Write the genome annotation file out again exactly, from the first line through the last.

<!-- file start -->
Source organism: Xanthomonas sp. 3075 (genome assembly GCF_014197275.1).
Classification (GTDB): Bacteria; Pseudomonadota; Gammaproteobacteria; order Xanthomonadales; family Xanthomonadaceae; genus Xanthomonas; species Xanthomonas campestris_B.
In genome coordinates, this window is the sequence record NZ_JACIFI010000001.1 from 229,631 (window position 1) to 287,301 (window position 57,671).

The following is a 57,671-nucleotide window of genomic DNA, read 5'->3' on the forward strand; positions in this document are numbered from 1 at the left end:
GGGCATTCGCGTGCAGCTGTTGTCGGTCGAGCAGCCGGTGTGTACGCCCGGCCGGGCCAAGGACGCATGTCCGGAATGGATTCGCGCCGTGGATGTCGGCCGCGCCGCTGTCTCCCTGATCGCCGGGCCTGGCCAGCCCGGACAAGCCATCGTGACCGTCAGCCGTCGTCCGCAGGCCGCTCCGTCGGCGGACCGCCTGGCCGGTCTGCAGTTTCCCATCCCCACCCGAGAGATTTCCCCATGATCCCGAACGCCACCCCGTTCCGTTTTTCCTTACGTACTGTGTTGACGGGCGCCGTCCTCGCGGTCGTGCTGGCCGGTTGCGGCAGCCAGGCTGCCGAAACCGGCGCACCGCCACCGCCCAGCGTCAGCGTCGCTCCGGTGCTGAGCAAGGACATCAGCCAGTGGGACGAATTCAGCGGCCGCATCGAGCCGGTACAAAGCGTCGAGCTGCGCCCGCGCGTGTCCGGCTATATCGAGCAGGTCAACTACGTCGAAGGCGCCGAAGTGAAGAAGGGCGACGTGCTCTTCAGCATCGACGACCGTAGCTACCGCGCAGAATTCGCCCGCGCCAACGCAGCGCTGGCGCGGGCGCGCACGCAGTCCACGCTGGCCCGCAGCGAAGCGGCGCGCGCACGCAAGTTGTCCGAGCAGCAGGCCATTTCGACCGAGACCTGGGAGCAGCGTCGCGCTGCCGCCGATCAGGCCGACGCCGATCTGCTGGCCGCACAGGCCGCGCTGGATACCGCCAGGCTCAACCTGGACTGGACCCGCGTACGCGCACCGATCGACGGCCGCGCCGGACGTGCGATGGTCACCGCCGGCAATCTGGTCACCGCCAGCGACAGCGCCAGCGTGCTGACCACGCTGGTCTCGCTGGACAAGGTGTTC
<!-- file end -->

Source organism: Xanthomonas sp. 3075 (genome assembly GCF_014197275.1).
Classification (GTDB): Bacteria; Pseudomonadota; Gammaproteobacteria; order Xanthomonadales; family Xanthomonadaceae; genus Xanthomonas; species Xanthomonas campestris_B.
In genome coordinates, this window is the sequence record NZ_JACIFI010000001.1 from 229,631 (window position 1) to 287,301 (window position 57,671).

The following is a 57,671-nucleotide window of genomic DNA, read 5'->3' on the forward strand; positions in this document are numbered from 1 at the left end:
GGGCATTCGCGTGCAGCTGTTGTCGGTCGAGCAGCCGGTGTGTACGCCCGGCCGGGCCAAGGACGCATGTCCGGAATGGATTCGCGCCGTGGATGTCGGCCGCGCCGCTGTCTCCCTGATCGCCGGGCCTGGCCAGCCCGGACAAGCCATCGTGACCGTCAGCCGTCGTCCGCAGGCCGCTCCGTCGGCGGACCGCCTGGCCGGTCTGCAGTTTCCCATCCCCACCCGAGAGATTTCCCCATGATCCCGAACGCCACCCCGTTCCGTTTTTCCTTACGTACTGTGTTGACGGGCGCCGTCCTCGCGGTCGTGCTGGCCGGTTGCGGCAGCCAGGCTGCCGAAACCGGCGCACCGCCACCGCCCAGCGTCAGCGTCGCTCCGGTGCTGAGCAAGGACATCAGCCAGTGGGACGAATTCAGCGGCCGCATCGAGCCGGTACAAAGCGTCGAGCTGCGCCCGCGCGTGTCCGGCTATATCGAGCAGGTCAACTACGTCGAAGGCGCCGAAGTGAAGAAGGGCGACGTGCTCTTCAGCATCGACGACCGTAGCTACCGCGCAGAATTCGCCCGCGCCAACGCAGCGCTGGCGCGGGCGCGCACGCAGTCCACGCTGGCCCGCAGCGAAGCGGCGCGCGCACGCAAGTTGTCCGAGCAGCAGGCCATTTCGACCGAGACCTGGGAGCAGCGTCGCGCTGCCGCCGATCAGGCCGACGCCGATCTGCTGGCCGCACAGGCCGCGCTGGATACCGCCAGGCTCAACCTGGACTGGACCCGCGTACGCGCACCGATCGACGGCCGCGCCGGACGTGCGATGGTCACCGCCGGCAATCTGGTCACCGCCAGCGACAGCGCCAGCGTGCTGACCACGCTGGTCTCGCTGGACAAGGTGTTC